24 Hour Emergency Dentist Hotline
0203 750 5307
Please fill in all fields
Your message has been sent successfully!

Treatment of broken teeth

Have you ever chomped on something hard while eating – bit of crackling on that succulent piece of prime pork, for example – and felt your tooth break?

If so, you may be consoled to know that there are many people who have suffered the same experience. It is one of the most common causes of such a fracture.

Those involved in contact sport run the risk of breaking a tooth too– or even, in more severe cases, having a tooth knocked out. Or you may have tripped on an uneven surface, fallen, landed on your face and done some dental damage that requires attention.

In some instances fractured teeth can be the result of decay, which, if left unchecked, can weaken the tooth and therefore cause it to crack or even break, and that would probably mean extraction.

There are, as you will note, quite a few ways in which a tooth can be broken and often it is without warning. You are totally unprepared for what happens. But there you are, nursing a broken tooth and maybe unsure as to what exactly to do about it.

What should you do if you think you have broken a tooth?

The first thing, if you are in pain, as is likely – either to a larger or lesser degree depending upon the severity of the damage – you should take a pain-killer of the type that you can buy over the counter. If the pain spreads to your cheek or your jaw – or both – a cold compress will probably help to give you additional relief.

This done, you should then make every effort to have emergency dental treatment as quickly as possible, and we at the Pearl Dental Clinic are always available in such situations.

A further tip. If you still have the part of the tooth that has broken off – especially if it is quite large – then take it with you to your appointment. With a little bit of luck your dentist will be able to cement it back in place.

What action will the dentist take?

If it is a bad fracture it is probable that the dentist will crown the tooth and all will be well. The real problem arises if there is already decay. This could mean root canal treatment, a phrase which sends a shiver down many a spine. It involves drilling into the tooth to reach the infection, then scraping out the diseased pulp by way of the root canal.

This results in the tooth becoming dead to all intents and purposes because there are no longer any nerve endings and no blood supply, but it is not beyond repair. We at Pearl Dental Clinic are experts at this kind of treatment. What we do is fill the new space with neutral matter and then cap or crown the tooth in just the same way as if it was a healthy one.

Unfortunately, it may not be possible to save the tooth if the roots are damaged or split. In that case extraction would be the only course of action. That would relieve the pain and stop the spread of the infection.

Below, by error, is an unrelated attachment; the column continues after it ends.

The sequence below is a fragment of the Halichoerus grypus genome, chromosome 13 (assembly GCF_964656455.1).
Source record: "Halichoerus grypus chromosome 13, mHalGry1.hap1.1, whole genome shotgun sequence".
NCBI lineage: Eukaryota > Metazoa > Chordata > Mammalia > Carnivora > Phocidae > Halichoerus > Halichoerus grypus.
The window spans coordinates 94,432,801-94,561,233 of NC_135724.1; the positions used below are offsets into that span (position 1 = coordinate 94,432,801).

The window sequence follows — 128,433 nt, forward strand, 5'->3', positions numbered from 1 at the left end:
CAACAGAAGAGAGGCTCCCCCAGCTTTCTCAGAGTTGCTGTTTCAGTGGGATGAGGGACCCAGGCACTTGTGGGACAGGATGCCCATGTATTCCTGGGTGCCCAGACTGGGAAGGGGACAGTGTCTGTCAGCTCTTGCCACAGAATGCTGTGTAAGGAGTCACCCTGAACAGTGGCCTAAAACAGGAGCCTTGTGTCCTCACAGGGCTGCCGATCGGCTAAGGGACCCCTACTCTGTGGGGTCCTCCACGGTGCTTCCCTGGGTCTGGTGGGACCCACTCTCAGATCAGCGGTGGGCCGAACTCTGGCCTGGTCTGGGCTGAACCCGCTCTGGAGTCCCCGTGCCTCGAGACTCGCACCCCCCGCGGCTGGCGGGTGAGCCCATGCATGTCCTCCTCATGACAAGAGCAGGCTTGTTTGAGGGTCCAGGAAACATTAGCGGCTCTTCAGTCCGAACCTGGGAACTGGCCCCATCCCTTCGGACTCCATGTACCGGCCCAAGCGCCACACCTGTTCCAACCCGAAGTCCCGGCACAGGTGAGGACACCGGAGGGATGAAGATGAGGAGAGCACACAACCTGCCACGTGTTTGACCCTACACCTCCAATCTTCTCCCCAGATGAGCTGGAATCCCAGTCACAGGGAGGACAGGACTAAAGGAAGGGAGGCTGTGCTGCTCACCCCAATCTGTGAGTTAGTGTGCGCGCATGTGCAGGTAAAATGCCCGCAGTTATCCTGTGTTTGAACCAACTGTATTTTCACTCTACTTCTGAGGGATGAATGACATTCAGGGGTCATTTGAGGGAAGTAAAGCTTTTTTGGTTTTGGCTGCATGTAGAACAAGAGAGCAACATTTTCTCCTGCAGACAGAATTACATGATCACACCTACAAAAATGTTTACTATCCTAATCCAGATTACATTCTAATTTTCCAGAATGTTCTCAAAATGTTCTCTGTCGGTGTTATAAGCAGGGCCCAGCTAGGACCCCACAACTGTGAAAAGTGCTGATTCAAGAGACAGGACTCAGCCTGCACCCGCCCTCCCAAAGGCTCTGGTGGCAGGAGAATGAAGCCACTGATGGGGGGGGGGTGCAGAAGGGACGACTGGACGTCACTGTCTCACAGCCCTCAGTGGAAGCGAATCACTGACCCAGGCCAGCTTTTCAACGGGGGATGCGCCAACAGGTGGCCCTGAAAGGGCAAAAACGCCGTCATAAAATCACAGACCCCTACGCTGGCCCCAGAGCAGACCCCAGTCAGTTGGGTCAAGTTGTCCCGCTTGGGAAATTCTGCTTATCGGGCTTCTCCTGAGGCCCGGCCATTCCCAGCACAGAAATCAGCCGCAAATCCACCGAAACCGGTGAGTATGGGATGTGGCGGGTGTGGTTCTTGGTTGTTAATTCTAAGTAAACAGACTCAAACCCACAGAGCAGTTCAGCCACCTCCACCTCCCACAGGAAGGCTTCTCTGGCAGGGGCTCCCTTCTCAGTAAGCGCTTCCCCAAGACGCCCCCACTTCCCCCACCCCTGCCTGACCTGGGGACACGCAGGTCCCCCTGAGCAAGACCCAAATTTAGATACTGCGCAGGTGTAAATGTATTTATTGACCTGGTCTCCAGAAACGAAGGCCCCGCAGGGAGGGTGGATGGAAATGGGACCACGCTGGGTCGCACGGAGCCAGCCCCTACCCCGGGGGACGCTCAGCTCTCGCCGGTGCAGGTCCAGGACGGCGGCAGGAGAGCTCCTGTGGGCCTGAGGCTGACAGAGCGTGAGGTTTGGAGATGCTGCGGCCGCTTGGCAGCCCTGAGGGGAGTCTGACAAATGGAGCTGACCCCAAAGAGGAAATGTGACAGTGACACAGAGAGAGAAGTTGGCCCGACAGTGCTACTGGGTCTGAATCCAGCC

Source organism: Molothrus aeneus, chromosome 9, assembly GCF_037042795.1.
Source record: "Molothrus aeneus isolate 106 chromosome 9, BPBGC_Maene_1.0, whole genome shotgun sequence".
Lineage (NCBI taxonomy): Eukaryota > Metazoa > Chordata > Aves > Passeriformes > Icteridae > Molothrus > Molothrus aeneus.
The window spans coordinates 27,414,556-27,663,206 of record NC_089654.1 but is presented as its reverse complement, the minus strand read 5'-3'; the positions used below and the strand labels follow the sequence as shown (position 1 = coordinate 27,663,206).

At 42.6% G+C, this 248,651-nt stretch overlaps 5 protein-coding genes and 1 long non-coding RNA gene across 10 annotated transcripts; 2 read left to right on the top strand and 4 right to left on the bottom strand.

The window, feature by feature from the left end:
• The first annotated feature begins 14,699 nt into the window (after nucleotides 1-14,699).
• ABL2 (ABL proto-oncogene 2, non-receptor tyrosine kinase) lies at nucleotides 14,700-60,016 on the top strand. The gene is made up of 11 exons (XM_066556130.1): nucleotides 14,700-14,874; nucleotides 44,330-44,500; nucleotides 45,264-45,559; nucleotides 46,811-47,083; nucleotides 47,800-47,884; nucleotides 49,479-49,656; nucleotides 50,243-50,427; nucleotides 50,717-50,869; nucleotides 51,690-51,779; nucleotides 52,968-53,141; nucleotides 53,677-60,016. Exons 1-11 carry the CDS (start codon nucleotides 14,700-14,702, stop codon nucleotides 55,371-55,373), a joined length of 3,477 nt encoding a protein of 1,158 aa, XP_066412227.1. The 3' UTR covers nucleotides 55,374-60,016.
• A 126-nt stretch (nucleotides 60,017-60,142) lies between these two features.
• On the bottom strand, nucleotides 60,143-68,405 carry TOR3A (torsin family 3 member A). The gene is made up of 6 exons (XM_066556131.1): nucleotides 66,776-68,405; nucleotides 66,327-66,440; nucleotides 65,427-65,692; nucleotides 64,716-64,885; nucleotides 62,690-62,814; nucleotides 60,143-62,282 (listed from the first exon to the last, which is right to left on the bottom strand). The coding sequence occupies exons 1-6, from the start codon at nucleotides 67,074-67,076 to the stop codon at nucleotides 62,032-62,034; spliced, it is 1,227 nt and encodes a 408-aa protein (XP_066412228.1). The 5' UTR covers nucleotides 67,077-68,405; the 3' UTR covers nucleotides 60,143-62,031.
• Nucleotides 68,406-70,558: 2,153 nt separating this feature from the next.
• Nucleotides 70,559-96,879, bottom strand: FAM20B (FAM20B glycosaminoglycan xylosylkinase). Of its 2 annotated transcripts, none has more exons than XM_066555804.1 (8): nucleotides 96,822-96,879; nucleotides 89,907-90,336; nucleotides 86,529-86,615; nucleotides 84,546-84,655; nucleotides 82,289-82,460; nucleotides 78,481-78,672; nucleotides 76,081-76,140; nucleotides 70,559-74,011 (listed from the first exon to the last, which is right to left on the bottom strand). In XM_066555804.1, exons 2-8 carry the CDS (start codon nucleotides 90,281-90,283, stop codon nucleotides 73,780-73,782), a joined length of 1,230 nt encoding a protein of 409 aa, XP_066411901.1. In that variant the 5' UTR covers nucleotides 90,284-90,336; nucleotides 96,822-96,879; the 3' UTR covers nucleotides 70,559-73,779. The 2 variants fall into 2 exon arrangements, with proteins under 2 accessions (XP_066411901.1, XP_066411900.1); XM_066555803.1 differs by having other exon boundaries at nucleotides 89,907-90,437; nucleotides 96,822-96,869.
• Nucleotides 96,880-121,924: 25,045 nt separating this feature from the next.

How you can avoid a broken tooth caused by decay

Decay can play a deadly part in weakening a tooth so that it is far more susceptible to a fracture. The process develops in the following stages:

  • Plaque builds up on the teeth
  • Plaque contains bacteria
  • Bacteria reacts with sugary foods and carbohydrates to form acid
  • Acid erodes the enamel on the teeth
  • Cavities form which weaken the tooth
  • The tooth is therefore more likely to fracture.

Yet you can avoid all these horrors by maintaining a high standard of oral hygiene. Just a few minutes morning and night should be sufficient to combat the build-up of plaque and stop cavities from forming. You should also pay a regular visit to your dentist, who will be able to spot any cavities that do form and fill them in before decay becomes a problem.

Fractures which do not give undue cause for concern

There are some so-called fractures that are nothing much to worry about – a cracked tooth, for example. A lot of people have surface cracks in the enamel of a tooth or two, but they do not cause any pain and there is no need for treatment. Just maintain your regular check-ups and this will ensure that the cracks do not get bigger.

A chipped tooth is another minor consideration, with only cosmetic treatment being necessary, and a broken cusp of the tooth, usually caused by biting on something hard, is also easily repaired. We usually recommend reshaping the tooth or maybe fitting a crown.

More serious problems

We have mentioned surface cracks, which are quite common and pose no real threat, but deeper cracks need to be treated as soon as possible, so, again, if you are in Kingston, Putney or South West London, drop in to see us so that we can spot the early signs and do something about it before the rot really sets in.

If your tooth is badly broken the nerve endings and blood supply will probably be affected, causing considerable pain, and root canal treatment will therefore be necessary. Then the damaged tooth will require a cap or crown to prevent further deterioration.

Finally, there is the split tooth, which more than likely will mean that both the roots and the crown are damaged and there is a strong possibility of infection, leading to severe toothache. In some instances it may be possible to undertake a repair by means of a crown, but in more severe cases the only remedy is to have the tooth extracted.